It’s crunch time, and it’s still anyone’s game and division. As it stands right now, the MLB ranks both the Astros and the Rangers as having a 91% probability of playing in the postseason. That probability (combined with the 5% probability that the next-up contender of the 2nd wildcard spot, the Minnesota Twins) tells us that, if the teams keep playing how they’ve been playing in the last couple of months, we’ll see both Texas teams in the postseason.
The big question is which team will take the American League West?
There are a lot of variables to look at when predicting how the season will end for both of these teams. Among those variables are post-All-Star performance, home versus away games, divisional opponents versus non-divisional opponents, as well as league versus inter-league play. Most importantly, team versus team. All of these factors are at play in the next 2 weeks, and in the next 11 games for the Astros and 13 games for the Rangers.
That leads to a lot of uncertainty, which will likely lead us to knowing the division winner, as well as who makes the playoffs, no later than early October.
As it also stands right now, the American League West title will likely go to the Rangers, while the Astros will likely end up in the 2nd wildcard spot, leading to a single-game playoff against the Yankees on the road. The Astros recent history suggest that this would be a nightmare scenario for the Astros (considering road game wins have dwindled down to just 20% in this past month alone), but it isn’t the nightmare that it seems, given the last road game series won by the Astros was vs the Yankees.
That being said, the Astros would have a higher probability of getting valuable playoff experience sitting atop the American League West running into the playoffs, instead of facing a 1-game elimination round on the road. This is a daunting task for the Astros to pull off, and it relies on more than just the Astros winning; it also relies on the Rangers losing. However, there are advantages and disadvantages for each club, respectively, in their final 2 weeks of baseball, that could give either team the title of the American League West Divisional Champs.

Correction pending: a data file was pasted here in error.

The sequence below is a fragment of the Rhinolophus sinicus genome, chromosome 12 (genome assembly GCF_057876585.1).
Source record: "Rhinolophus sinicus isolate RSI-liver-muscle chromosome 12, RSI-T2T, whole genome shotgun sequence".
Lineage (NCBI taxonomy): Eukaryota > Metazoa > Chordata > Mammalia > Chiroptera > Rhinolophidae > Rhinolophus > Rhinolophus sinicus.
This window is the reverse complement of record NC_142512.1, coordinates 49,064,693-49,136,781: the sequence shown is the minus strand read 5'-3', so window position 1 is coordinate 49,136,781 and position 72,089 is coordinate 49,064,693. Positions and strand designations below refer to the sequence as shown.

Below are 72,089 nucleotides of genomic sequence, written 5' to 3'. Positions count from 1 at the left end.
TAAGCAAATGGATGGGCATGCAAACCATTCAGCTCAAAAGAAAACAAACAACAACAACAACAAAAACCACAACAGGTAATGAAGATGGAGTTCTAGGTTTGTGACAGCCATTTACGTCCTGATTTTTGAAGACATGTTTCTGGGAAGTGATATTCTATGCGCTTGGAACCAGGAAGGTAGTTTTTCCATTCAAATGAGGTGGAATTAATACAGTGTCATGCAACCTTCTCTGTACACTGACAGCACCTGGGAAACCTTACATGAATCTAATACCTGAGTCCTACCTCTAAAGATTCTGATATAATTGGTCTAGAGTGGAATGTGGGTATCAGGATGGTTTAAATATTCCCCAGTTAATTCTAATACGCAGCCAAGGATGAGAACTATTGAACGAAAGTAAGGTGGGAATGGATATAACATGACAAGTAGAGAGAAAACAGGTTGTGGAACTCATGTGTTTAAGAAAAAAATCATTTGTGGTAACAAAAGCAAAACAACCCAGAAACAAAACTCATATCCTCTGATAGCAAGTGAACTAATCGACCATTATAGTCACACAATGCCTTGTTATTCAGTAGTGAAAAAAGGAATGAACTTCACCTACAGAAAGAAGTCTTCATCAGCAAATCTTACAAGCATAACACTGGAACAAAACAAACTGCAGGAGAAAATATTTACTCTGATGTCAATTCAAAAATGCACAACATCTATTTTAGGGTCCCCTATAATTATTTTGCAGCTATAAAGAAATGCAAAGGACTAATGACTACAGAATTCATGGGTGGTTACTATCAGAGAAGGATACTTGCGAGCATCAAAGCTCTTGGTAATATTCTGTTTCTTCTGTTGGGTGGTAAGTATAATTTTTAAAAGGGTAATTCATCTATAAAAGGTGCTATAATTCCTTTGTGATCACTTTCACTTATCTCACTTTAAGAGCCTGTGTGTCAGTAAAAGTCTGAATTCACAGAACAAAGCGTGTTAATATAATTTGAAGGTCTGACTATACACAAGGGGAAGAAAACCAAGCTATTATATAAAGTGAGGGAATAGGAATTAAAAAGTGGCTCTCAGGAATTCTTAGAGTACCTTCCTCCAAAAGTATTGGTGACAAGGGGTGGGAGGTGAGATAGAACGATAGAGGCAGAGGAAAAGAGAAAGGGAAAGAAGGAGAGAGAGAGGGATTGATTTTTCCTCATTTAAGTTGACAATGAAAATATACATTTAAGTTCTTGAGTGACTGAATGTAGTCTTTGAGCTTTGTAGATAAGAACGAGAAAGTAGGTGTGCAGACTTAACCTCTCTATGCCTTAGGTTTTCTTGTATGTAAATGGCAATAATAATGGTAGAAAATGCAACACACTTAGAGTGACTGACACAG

Let’s take a look at some of these factors, starting with how each team broke out of the All-Star break.
The Astros had a better first half of the season than the Rangers; there’s no doubt about that. Heading into the All-Star Break, the Astros were 49 wins and 43 losses, with a win percentage of .532. The Rangers came in with 42 wins and 47 losses, with a win percentage of .471. Post All-Star Break, the Rangers came out with guns blazing. Their second half record of wins and losses, respectively, stands 39 – 22, with a win percentage of .639. The Astros have remained fairly consistent with their first half, garnering a win-loss ratio of 31-29, and a win percentage of .517.
If we determine the seating arrangement based solely on this performance, we’ve got the Rangers taking the top spot, naturally. They’re a game ahead, and have a better winning percentage. Based on these results, alone, the Rangers would finish out with a record of 88-74, and the Astros would wind up with a record of 86-76. That would mean the Minnesota Twins would have to win 10 of their 12 remaining games to knock the Astros out, so the Astros would likely take the wildcard spot, and the Rangers would take the Division.
Why the division series is important: if we are basing it on the statistics of wins and losses in the 2nd half of the season,there would be a 2 game difference between the clubs. Statistically speaking, the series would go 1-2, in favor of the Rangers. If the Astros pull off a sweep, then we have a tie, and a tie-breaker game to determine the overall winner. And boy, wouldn’t that be exciting?